And thus, nobody should cave to Palestinian blackmail. While it is best for all concerned to ensure a decent standard of living for Palestinians in the West Bank and Gaza, it is highly unlikely that the PA will economically collapse. After all, the PA is a very good business for the kleptocratic leaders of the regime in Ramallah. Marked by corruption and nepotism, the PA is source of significant income for Abbas and his coterie. This gang will not kill the goose that lays golden eggs. As dysfunctional as the Palestinian national movement has become, it has excelled in perpetuating the pork barrel born in Oslo.

Palestinians Need to Get Real about Israel – Walter Russell Mead (Wall Street Journal)

Diplomatically, economically, militarily, Israel has never been stronger than it is today. By contrast, neither Hamas nor the Palestinian Authority can find a viable policy either to defeat the Israelis or to make peace with them.

One result – as I saw on a recent visit – is that Palestinians, especially young people, are increasingly giving up on having a state of their own. Yet in meetings with senior Palestinian Authority officials and political observers, it was clear that this is more a cry of despair than a serious political program. The Palestinians are no more able to impose a one-state solution on the Israelis than they are able to colonize the moon.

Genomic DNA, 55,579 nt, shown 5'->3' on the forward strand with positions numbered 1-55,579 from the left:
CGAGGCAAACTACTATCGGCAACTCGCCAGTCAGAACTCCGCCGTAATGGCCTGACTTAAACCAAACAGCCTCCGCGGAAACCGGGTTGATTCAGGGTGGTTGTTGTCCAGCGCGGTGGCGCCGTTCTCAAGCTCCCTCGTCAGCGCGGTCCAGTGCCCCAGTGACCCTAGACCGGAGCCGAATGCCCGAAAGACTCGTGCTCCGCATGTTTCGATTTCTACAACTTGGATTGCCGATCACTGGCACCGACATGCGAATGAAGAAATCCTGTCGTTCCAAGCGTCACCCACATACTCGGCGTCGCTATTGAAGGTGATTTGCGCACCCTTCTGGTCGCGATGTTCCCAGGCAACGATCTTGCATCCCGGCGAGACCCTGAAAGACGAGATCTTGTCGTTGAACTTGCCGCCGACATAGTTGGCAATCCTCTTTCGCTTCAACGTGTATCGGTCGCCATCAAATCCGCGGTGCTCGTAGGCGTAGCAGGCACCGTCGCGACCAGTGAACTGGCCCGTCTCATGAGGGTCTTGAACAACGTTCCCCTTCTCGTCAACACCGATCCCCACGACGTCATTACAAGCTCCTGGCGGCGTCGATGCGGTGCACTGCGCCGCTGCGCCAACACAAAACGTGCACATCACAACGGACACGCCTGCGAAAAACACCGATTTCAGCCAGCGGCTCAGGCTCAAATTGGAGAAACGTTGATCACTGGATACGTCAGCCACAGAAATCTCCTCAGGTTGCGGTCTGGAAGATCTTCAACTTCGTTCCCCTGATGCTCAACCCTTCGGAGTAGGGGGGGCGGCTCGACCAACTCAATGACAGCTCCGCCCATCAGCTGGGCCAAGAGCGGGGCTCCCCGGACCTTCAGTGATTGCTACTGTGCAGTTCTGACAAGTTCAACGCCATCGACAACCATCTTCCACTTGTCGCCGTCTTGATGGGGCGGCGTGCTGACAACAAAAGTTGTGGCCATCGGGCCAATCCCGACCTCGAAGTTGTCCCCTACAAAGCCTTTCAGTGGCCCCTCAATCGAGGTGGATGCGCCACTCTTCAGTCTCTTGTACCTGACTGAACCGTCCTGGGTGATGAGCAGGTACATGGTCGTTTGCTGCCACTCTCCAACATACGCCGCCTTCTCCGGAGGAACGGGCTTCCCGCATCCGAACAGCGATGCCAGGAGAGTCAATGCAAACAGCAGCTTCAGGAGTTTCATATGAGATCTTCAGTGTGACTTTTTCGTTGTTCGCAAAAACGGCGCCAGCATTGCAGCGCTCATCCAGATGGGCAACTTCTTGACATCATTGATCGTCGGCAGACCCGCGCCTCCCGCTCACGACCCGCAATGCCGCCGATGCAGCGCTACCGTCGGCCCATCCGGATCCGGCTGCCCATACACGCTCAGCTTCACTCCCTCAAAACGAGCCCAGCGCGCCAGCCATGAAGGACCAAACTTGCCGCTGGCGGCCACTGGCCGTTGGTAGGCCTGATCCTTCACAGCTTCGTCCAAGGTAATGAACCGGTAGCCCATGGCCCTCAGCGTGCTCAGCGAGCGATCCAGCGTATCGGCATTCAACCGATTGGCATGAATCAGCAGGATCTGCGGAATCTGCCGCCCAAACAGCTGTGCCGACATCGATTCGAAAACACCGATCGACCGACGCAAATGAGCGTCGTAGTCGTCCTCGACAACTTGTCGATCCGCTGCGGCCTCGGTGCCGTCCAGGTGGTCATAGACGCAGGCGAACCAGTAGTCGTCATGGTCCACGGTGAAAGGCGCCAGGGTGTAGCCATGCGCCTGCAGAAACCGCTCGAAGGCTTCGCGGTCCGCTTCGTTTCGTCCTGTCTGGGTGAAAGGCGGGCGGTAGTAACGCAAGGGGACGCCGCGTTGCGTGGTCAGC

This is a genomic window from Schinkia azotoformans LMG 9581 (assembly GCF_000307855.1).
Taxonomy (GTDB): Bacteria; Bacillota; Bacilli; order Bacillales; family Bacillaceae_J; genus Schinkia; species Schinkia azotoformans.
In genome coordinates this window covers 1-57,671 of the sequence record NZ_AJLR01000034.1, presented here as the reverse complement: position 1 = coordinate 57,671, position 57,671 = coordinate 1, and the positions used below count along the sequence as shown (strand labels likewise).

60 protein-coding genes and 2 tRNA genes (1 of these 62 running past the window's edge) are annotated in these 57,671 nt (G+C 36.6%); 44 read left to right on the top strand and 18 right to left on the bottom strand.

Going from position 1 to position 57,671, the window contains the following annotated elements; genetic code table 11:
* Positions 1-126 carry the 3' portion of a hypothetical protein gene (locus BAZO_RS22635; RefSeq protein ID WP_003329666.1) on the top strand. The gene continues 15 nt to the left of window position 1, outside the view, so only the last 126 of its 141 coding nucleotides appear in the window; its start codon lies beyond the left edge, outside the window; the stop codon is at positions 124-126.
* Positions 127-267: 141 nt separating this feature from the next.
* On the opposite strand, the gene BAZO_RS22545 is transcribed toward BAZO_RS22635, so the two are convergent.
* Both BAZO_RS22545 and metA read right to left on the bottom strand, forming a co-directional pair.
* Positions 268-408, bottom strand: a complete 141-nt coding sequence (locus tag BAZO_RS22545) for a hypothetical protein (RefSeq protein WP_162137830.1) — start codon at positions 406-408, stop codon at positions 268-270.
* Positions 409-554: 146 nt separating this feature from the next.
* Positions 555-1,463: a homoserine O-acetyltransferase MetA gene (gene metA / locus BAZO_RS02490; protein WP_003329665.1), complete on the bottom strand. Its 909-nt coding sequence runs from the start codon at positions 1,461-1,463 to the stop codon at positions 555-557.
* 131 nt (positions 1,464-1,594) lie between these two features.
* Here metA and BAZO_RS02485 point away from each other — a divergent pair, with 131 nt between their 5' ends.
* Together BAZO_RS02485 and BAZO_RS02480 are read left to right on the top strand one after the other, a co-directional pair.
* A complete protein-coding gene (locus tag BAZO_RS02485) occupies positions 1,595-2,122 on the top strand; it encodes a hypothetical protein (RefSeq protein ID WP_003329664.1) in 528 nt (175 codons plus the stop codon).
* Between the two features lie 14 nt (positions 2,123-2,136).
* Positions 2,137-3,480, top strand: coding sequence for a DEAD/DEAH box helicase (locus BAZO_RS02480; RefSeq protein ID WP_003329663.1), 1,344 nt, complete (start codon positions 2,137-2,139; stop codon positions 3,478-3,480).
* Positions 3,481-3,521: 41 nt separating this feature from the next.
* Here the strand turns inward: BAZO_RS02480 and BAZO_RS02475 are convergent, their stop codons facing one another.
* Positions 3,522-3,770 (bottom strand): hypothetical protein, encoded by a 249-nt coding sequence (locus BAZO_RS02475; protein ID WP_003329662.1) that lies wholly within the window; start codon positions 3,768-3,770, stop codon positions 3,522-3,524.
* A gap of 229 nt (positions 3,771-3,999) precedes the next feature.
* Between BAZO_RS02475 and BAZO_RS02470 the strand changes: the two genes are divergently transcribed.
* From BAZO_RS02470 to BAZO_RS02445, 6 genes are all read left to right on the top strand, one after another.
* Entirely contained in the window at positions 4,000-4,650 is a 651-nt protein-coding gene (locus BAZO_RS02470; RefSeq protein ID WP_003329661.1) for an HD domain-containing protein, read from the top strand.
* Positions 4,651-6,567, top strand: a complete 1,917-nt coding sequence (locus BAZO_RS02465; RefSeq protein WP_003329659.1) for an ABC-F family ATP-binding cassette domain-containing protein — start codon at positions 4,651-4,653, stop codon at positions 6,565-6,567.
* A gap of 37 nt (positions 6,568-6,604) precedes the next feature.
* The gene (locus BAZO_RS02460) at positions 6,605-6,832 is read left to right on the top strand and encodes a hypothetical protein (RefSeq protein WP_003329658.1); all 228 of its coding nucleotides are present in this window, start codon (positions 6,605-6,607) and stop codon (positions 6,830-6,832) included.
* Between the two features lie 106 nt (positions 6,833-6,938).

A well-connected Palestinian I spoke to in Ramallah explained that the one-state option is popular among younger Palestinians in part because they think the Israeli state is better-governed than the West Bank under the PA – with better administration, less corruption and more responsiveness to public opinion. They would like some of that good governance for themselves.